The International Committee of the Red Cross (ICRC) has said that its work in Northern Ireland is done on a “strictly humanitarian” basis, after it emerged that it has been funding a community group with links to the UDA.
The Resolve project is described as a “restorative justice” scheme, and arose in late 2014 out of work that was being done with UDA prisoners.
A report about the Resolve project was published on Thursday by a body called Criminal Justice Inspection Northern Ireland (CJINI).
This body (funded by the Department of Justice) must assess such projects before they become eligible for public money.
Resolve’s work is concentrated mainly in east Belfast and involves trying to assist people who are under paramilitary threat, mediating in neighbourhood disputes, and tackling anti-social behaviour, with the aim of focussing on neighbourhoods “associated with the UDA”.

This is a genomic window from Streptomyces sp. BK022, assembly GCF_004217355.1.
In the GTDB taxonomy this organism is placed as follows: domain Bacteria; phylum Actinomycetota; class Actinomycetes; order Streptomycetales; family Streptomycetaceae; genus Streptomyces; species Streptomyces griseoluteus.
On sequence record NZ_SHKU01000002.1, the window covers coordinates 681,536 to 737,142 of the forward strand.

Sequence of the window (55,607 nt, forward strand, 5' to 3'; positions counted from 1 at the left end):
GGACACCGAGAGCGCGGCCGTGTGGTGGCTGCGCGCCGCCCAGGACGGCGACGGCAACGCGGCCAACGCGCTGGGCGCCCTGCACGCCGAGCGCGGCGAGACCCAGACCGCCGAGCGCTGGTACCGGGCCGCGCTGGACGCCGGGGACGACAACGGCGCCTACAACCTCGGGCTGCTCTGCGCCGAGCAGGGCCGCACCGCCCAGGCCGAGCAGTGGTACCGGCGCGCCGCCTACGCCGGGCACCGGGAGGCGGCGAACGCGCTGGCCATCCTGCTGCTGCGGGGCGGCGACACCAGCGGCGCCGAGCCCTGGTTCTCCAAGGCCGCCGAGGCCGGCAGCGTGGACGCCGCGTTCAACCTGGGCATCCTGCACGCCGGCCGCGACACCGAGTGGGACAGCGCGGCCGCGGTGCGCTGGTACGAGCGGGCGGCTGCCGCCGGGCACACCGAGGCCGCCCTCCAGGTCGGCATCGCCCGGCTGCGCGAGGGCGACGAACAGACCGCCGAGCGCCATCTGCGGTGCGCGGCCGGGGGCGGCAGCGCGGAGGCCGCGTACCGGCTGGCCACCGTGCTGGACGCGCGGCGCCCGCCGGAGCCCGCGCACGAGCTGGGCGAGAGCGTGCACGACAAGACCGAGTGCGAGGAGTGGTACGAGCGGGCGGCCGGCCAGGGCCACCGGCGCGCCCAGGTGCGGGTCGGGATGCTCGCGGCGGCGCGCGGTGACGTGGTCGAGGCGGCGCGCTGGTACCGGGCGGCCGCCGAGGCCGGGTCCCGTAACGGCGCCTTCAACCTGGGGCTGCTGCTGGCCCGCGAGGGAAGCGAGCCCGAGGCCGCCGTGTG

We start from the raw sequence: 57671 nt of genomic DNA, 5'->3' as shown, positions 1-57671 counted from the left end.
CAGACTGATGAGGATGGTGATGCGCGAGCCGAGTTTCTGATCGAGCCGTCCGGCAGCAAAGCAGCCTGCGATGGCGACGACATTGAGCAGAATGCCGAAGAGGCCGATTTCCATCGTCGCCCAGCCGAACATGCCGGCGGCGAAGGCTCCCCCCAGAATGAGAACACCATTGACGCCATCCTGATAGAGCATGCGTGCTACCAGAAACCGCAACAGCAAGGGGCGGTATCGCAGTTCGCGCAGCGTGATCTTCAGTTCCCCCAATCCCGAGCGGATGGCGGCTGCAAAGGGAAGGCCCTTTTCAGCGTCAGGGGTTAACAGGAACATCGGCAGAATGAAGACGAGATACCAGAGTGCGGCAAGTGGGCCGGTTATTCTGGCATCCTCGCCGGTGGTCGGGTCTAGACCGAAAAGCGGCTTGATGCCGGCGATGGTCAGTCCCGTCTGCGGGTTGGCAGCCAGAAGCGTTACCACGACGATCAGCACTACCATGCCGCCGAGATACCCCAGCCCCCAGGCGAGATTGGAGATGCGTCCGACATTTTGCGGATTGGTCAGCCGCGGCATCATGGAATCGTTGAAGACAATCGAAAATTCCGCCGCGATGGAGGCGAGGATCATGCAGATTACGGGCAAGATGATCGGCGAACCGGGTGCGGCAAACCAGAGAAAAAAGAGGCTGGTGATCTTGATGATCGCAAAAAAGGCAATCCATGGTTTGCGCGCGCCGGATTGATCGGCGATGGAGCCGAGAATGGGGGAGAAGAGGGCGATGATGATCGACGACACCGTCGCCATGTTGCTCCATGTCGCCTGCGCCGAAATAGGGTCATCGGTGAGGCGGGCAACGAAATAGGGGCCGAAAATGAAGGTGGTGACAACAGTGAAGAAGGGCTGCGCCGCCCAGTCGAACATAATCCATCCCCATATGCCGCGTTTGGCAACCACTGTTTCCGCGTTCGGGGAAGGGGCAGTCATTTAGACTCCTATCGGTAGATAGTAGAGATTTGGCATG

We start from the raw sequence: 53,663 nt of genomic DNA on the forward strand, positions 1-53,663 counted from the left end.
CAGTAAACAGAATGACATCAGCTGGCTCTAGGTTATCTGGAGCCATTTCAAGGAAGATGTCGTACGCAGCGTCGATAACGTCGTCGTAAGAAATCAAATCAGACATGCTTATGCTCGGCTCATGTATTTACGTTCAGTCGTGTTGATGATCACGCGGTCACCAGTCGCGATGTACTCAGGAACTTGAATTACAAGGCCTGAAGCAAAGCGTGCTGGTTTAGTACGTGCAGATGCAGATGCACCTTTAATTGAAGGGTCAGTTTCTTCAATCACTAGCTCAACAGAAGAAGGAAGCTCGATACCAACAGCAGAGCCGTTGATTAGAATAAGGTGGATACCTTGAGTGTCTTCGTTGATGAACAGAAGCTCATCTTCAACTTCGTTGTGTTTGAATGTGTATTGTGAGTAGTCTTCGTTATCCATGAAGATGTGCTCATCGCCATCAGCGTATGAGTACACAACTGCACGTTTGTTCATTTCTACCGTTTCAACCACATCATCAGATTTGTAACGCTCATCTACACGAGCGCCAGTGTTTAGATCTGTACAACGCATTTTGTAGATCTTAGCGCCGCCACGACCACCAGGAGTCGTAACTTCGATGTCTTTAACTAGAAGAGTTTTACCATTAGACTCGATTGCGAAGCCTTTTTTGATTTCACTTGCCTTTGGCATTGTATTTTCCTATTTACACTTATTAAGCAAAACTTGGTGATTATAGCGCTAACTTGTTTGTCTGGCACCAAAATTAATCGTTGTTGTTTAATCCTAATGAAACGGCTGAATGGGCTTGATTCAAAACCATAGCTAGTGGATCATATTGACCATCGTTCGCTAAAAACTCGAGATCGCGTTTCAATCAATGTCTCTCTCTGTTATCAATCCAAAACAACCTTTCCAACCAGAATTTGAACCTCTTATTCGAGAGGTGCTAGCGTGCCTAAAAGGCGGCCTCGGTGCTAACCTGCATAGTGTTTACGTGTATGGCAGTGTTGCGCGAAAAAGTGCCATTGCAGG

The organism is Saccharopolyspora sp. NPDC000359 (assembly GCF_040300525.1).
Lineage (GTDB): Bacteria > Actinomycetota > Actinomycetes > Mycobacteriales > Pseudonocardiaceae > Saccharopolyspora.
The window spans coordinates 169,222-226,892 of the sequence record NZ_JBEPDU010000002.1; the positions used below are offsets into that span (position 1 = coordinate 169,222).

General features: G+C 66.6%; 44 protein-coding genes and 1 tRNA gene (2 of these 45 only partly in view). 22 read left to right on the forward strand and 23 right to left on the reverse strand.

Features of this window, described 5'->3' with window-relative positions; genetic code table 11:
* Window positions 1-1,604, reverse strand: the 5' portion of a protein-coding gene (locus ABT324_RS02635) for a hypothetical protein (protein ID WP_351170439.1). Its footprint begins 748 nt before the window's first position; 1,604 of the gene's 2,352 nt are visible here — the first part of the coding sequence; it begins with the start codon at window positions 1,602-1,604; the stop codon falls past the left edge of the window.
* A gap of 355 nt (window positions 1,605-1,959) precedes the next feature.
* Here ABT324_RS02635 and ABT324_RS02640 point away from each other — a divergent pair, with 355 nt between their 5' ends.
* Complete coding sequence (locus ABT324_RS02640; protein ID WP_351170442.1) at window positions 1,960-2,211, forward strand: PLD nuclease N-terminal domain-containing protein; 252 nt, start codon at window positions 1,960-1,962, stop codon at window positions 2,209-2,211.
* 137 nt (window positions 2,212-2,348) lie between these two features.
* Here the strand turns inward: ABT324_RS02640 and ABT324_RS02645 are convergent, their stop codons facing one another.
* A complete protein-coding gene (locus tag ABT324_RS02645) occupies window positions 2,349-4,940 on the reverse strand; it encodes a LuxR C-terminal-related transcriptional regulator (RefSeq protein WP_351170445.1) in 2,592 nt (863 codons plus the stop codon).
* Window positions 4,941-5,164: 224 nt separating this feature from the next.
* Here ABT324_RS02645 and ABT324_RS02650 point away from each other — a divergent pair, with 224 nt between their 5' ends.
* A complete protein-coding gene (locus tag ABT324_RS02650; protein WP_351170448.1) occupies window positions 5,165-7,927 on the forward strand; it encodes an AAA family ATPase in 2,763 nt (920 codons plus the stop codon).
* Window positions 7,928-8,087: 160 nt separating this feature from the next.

One of the facts contained within the CJINI report was that the ICRC was the sole funder of Resolve, providing £37,000 per year.
The ICRC (one of the arms of the world-wide movement that encompasses the British Red Cross) was asked to set out its reasons for the funding.
In a statement, which did not specifically mention Resolve, it said: “The objectives of the ICRC in Northern Ireland are to try to address, in a neutral and impartial manner, the humanitarian consequences and needs arising from violence.
“We interact with individuals and groups across society - our activities are strictly humanitarian and are not limited to any particular section of the community.”
It said that the group aims to take “no stand on the causes of violence in Northern Ireland”, and that it works with around 12 organisations across the Province “that seek to prevent and mitigate ongoing violence affecting the population through mediation and restorative justice”.